Prevalence of needle stick and sharp injuries among nursing and midwifery students
Khoshnood Zohreh1, Nouhi Esmat2, Mahdi Seyed Adel3
1Candidate in Nursing Ph. D. Faculty of Nursing, Medical Science University, Kerman, Iran
2Assistance Professor of Faculty of Nursing, Medical Science University, Kerman, Iran
3Internal Resident, Medical Science University, Kerman, Iran
*Corresponding Author Email:
Online published on 29 October, 2015.
Needle stick injuries (NSIs) caused by sharp objects are the most important issue in exposure of healthcare workers especially nurses to blood borne pathogens. Nursing and midwifery students are highly exposed to the risks as well when they perform clinical trainings. The present study aimed to determine frequency of those injuries and associated factors among nursing and midwifery students affiliated to Kerman University of medical Sciences.
Material and Methods
A cross sectional study method was conducted to recruit 190 nursing and midwifery students who were training in clinical settings. The data was collected using Shiao questionnaire including demographic factors and 25 specific questions regarding history of needle stick and sharp object injuries and associated factors as well as vaccinating against hepatitis B. All statistics were computed by the SPSS software using Chi-square and regression tests.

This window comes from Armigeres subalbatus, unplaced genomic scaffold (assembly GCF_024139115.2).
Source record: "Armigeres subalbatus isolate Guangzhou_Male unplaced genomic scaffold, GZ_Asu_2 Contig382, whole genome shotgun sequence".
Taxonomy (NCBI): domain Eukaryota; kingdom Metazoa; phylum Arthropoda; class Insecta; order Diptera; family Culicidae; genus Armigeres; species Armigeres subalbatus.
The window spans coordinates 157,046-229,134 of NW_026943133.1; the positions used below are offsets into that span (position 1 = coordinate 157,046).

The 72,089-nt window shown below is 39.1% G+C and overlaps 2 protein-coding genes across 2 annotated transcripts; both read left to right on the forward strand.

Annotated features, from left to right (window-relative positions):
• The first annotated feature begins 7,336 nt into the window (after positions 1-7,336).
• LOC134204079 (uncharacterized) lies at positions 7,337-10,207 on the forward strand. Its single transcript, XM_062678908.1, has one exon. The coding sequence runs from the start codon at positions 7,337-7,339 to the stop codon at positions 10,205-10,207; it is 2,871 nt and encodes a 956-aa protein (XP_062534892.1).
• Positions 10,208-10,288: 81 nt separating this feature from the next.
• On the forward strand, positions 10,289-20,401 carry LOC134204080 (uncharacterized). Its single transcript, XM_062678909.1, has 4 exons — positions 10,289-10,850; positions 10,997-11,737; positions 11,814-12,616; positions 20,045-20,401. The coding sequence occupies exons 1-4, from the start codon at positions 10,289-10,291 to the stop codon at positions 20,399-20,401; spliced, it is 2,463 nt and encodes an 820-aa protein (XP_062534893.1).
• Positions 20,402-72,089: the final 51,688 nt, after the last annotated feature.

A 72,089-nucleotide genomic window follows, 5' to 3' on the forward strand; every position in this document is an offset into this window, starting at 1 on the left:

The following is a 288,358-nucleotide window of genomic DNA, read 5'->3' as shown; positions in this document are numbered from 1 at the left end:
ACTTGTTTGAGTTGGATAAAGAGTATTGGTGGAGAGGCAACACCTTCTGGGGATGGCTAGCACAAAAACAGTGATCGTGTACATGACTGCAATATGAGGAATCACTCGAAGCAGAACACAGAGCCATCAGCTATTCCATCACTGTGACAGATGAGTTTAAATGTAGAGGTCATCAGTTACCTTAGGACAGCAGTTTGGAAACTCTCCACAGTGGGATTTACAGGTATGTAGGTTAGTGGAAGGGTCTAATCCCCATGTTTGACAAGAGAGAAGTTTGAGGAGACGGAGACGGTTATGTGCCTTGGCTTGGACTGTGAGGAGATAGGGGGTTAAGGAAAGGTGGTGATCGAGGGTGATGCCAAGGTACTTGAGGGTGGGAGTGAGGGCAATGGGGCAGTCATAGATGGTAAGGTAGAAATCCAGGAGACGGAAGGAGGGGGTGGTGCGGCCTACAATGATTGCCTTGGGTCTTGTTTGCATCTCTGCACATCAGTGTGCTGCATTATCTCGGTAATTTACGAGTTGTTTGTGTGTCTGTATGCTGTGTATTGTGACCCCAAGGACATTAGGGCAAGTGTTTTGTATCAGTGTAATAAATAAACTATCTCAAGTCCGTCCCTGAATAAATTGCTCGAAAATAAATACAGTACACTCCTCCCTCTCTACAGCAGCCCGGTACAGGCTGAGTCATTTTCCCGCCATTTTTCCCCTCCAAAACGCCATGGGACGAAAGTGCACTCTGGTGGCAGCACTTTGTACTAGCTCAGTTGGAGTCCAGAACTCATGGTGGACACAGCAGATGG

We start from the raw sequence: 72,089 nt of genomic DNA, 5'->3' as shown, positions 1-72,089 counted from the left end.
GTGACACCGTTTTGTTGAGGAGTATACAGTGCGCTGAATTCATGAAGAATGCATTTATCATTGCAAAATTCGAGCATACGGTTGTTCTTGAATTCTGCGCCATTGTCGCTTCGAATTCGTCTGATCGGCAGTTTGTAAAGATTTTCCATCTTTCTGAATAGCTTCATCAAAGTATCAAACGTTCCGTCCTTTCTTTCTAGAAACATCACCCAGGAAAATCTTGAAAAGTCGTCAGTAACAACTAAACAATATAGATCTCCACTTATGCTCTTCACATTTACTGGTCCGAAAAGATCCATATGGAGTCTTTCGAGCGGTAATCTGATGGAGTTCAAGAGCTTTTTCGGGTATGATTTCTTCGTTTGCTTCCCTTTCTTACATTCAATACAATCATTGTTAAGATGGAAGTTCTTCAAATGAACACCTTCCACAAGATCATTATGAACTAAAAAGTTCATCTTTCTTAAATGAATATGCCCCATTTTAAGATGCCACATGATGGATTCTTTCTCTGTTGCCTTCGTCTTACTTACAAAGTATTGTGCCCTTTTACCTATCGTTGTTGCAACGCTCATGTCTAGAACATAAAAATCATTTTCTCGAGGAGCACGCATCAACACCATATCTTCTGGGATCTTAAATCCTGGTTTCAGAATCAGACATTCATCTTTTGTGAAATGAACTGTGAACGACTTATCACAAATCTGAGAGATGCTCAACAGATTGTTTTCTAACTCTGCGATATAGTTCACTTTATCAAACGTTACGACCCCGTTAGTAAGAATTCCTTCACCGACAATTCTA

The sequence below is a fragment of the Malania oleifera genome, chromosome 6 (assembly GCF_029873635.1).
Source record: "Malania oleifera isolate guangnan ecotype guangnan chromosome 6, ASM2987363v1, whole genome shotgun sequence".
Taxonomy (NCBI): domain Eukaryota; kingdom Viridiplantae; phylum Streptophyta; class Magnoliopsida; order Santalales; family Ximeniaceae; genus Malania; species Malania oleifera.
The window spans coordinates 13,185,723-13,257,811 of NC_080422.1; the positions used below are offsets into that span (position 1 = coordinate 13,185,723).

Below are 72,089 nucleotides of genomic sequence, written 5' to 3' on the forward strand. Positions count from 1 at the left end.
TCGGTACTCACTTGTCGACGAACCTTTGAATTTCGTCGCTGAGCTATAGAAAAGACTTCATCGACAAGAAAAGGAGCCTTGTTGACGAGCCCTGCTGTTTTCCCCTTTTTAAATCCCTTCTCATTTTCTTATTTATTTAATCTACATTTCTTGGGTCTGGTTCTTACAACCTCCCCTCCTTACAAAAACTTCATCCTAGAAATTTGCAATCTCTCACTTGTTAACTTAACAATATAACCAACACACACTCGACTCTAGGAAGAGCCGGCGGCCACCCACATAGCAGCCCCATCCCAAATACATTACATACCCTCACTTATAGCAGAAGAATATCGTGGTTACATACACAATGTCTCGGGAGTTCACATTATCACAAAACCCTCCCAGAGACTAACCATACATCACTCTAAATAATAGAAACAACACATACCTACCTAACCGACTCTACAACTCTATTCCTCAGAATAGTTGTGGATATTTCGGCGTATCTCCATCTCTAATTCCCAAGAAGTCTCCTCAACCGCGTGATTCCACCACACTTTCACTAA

The study demonstrated that 30.1% of the students experienced the injuries during the previous year and 42.2% were exposed to minimum one injury during their university education. Needle stick injuries were the most common sort of injuries (71.6%). 33.9% of them reported the accident. The most frequent reason of not reporting was their confident of absence of any serious infection in their patients. Most of student were vaccinated against hepatitis B (93.6%). Students in their second educational year had experienced the most injuries. There was no significant difference between nursing and midwifery students also between students in their internship or earlier clinical trainings considering the frequency of injuries.
The study indicated a relatively high rate of needle stick and sharp objects injuries among nursing and midwifery students in Studies University. Although hepatitis B vaccinations was extensively practiced, but it is recommended to instruct the students to prevent the injuries and intervene appropriately after injuries.
Needle stick injuries, sharp injuries, relative factors, and trainee nursing and midwifery students.